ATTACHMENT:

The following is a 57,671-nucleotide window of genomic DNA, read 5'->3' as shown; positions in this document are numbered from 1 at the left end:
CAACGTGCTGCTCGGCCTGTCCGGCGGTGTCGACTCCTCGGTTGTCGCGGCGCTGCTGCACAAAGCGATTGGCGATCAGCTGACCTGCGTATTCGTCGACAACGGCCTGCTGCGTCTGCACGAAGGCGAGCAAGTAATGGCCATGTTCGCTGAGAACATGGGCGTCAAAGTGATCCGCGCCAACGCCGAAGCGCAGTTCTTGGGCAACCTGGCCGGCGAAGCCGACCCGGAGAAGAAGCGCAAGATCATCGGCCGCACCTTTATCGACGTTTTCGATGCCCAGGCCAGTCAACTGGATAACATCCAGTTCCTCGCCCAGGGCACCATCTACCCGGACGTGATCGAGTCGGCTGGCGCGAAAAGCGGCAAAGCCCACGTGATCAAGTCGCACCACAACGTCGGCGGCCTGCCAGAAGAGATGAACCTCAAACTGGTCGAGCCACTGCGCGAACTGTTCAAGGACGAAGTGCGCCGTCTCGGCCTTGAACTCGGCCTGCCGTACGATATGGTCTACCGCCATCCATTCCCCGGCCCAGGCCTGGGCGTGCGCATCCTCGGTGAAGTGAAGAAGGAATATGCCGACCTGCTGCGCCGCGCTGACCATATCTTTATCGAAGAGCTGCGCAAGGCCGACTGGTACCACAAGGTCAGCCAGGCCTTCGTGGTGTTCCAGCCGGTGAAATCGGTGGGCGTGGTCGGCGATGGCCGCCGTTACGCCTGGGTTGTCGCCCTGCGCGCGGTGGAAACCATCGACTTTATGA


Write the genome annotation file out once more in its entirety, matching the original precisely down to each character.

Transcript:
The following is a 57,671-nucleotide window of genomic DNA, read 5'->3' as shown; positions in this document are numbered from 1 at the left end:
CAACGTGCTGCTCGGCCTGTCCGGCGGTGTCGACTCCTCGGTTGTCGCGGCGCTGCTGCACAAAGCGATTGGCGATCAGCTGACCTGCGTATTCGTCGACAACGGCCTGCTGCGTCTGCACGAAGGCGAGCAAGTAATGGCCATGTTCGCTGAGAACATGGGCGTCAAAGTGATCCGCGCCAACGCCGAAGCGCAGTTCTTGGGCAACCTGGCCGGCGAAGCCGACCCGGAGAAGAAGCGCAAGATCATCGGCCGCACCTTTATCGACGTTTTCGATGCCCAGGCCAGTCAACTGGATAACATCCAGTTCCTCGCCCAGGGCACCATCTACCCGGACGTGATCGAGTCGGCTGGCGCGAAAAGCGGCAAAGCCCACGTGATCAAGTCGCACCACAACGTCGGCGGCCTGCCAGAAGAGATGAACCTCAAACTGGTCGAGCCACTGCGCGAACTGTTCAAGGACGAAGTGCGCCGTCTCGGCCTTGAACTCGGCCTGCCGTACGATATGGTCTACCGCCATCCATTCCCCGGCCCAGGCCTGGGCGTGCGCATCCTCGGTGAAGTGAAGAAGGAATATGCCGACCTGCTGCGCCGCGCTGACCATATCTTTATCGAAGAGCTGCGCAAGGCCGACTGGTACCACAAGGTCAGCCAGGCCTTCGTGGTGTTCCAGCCGGTGAAATCGGTGGGCGTGGTCGGCGATGGCCGCCGTTACGCCTGGGTTGTCGCCCTGCGCGCGGTGGAAACCATCGACTTTATGA